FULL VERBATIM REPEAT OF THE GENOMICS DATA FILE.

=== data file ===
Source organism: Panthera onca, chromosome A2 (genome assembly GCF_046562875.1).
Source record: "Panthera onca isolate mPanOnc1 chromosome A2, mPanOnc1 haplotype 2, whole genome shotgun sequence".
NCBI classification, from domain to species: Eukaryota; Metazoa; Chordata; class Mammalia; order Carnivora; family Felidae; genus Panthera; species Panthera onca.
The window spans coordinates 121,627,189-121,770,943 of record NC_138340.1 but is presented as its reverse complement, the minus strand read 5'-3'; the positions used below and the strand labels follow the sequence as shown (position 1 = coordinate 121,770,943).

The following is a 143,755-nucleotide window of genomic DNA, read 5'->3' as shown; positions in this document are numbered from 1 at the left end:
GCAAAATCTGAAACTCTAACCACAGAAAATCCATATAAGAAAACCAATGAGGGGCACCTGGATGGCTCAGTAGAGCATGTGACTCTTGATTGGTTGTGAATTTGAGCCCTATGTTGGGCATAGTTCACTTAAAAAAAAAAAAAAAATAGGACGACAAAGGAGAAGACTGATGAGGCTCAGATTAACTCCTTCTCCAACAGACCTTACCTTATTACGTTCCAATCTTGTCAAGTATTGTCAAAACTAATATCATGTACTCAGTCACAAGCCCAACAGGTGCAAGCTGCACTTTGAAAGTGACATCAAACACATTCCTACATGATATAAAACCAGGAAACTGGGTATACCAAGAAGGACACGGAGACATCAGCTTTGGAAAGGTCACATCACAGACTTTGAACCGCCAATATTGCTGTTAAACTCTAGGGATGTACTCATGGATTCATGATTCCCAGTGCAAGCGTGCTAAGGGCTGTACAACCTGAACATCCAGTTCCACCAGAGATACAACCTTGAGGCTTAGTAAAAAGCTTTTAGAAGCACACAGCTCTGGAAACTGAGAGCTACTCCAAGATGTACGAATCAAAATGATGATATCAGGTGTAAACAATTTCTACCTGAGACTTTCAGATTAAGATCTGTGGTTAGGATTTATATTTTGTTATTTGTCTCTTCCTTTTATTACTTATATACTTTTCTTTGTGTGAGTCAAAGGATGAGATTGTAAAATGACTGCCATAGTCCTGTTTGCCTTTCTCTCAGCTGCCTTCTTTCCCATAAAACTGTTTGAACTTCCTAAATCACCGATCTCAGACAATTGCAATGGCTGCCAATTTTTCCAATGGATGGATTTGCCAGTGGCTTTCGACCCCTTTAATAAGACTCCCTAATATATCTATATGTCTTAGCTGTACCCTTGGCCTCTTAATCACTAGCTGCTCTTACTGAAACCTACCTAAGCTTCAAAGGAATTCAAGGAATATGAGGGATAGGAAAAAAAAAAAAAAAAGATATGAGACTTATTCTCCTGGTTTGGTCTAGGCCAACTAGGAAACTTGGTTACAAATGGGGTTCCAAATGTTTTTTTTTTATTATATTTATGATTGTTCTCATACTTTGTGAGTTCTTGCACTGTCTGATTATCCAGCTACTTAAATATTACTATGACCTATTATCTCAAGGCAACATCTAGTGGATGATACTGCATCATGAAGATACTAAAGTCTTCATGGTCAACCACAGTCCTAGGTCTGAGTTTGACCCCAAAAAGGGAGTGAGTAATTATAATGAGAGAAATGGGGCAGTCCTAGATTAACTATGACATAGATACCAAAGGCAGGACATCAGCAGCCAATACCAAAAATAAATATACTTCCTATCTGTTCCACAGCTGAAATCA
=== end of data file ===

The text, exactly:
Source organism: Panthera onca, chromosome A2 (genome assembly GCF_046562875.1).
Source record: "Panthera onca isolate mPanOnc1 chromosome A2, mPanOnc1 haplotype 2, whole genome shotgun sequence".
NCBI classification, from domain to species: Eukaryota; Metazoa; Chordata; class Mammalia; order Carnivora; family Felidae; genus Panthera; species Panthera onca.
The window spans coordinates 121,627,189-121,770,943 of record NC_138340.1 but is presented as its reverse complement, the minus strand read 5'-3'; the positions used below and the strand labels follow the sequence as shown (position 1 = coordinate 121,770,943).

The following is a 143,755-nucleotide window of genomic DNA, read 5'->3' as shown; positions in this document are numbered from 1 at the left end:
GCAAAATCTGAAACTCTAACCACAGAAAATCCATATAAGAAAACCAATGAGGGGCACCTGGATGGCTCAGTAGAGCATGTGACTCTTGATTGGTTGTGAATTTGAGCCCTATGTTGGGCATAGTTCACTTAAAAAAAAAAAAAAAATAGGACGACAAAGGAGAAGACTGATGAGGCTCAGATTAACTCCTTCTCCAACAGACCTTACCTTATTACGTTCCAATCTTGTCAAGTATTGTCAAAACTAATATCATGTACTCAGTCACAAGCCCAACAGGTGCAAGCTGCACTTTGAAAGTGACATCAAACACATTCCTACATGATATAAAACCAGGAAACTGGGTATACCAAGAAGGACACGGAGACATCAGCTTTGGAAAGGTCACATCACAGACTTTGAACCGCCAATATTGCTGTTAAACTCTAGGGATGTACTCATGGATTCATGATTCCCAGTGCAAGCGTGCTAAGGGCTGTACAACCTGAACATCCAGTTCCACCAGAGATACAACCTTGAGGCTTAGTAAAAAGCTTTTAGAAGCACACAGCTCTGGAAACTGAGAGCTACTCCAAGATGTACGAATCAAAATGATGATATCAGGTGTAAACAATTTCTACCTGAGACTTTCAGATTAAGATCTGTGGTTAGGATTTATATTTTGTTATTTGTCTCTTCCTTTTATTACTTATATACTTTTCTTTGTGTGAGTCAAAGGATGAGATTGTAAAATGACTGCCATAGTCCTGTTTGCCTTTCTCTCAGCTGCCTTCTTTCCCATAAAACTGTTTGAACTTCCTAAATCACCGATCTCAGACAATTGCAATGGCTGCCAATTTTTCCAATGGATGGATTTGCCAGTGGCTTTCGACCCCTTTAATAAGACTCCCTAATATATCTATATGTCTTAGCTGTACCCTTGGCCTCTTAATCACTAGCTGCTCTTACTGAAACCTACCTAAGCTTCAAAGGAATTCAAGGAATATGAGGGATAGGAAAAAAAAAAAAAAAAGATATGAGACTTATTCTCCTGGTTTGGTCTAGGCCAACTAGGAAACTTGGTTACAAATGGGGTTCCAAATGTTTTTTTTTTATTATATTTATGATTGTTCTCATACTTTGTGAGTTCTTGCACTGTCTGATTATCCAGCTACTTAAATATTACTATGACCTATTATCTCAAGGCAACATCTAGTGGATGATACTGCATCATGAAGATACTAAAGTCTTCATGGTCAACCACAGTCCTAGGTCTGAGTTTGACCCCAAAAAGGGAGTGAGTAATTATAATGAGAGAAATGGGGCAGTCCTAGATTAACTATGACATAGATACCAAAGGCAGGACATCAGCAGCCAATACCAAAAATAAATATACTTCCTATCTGTTCCACAGCTGAAATCA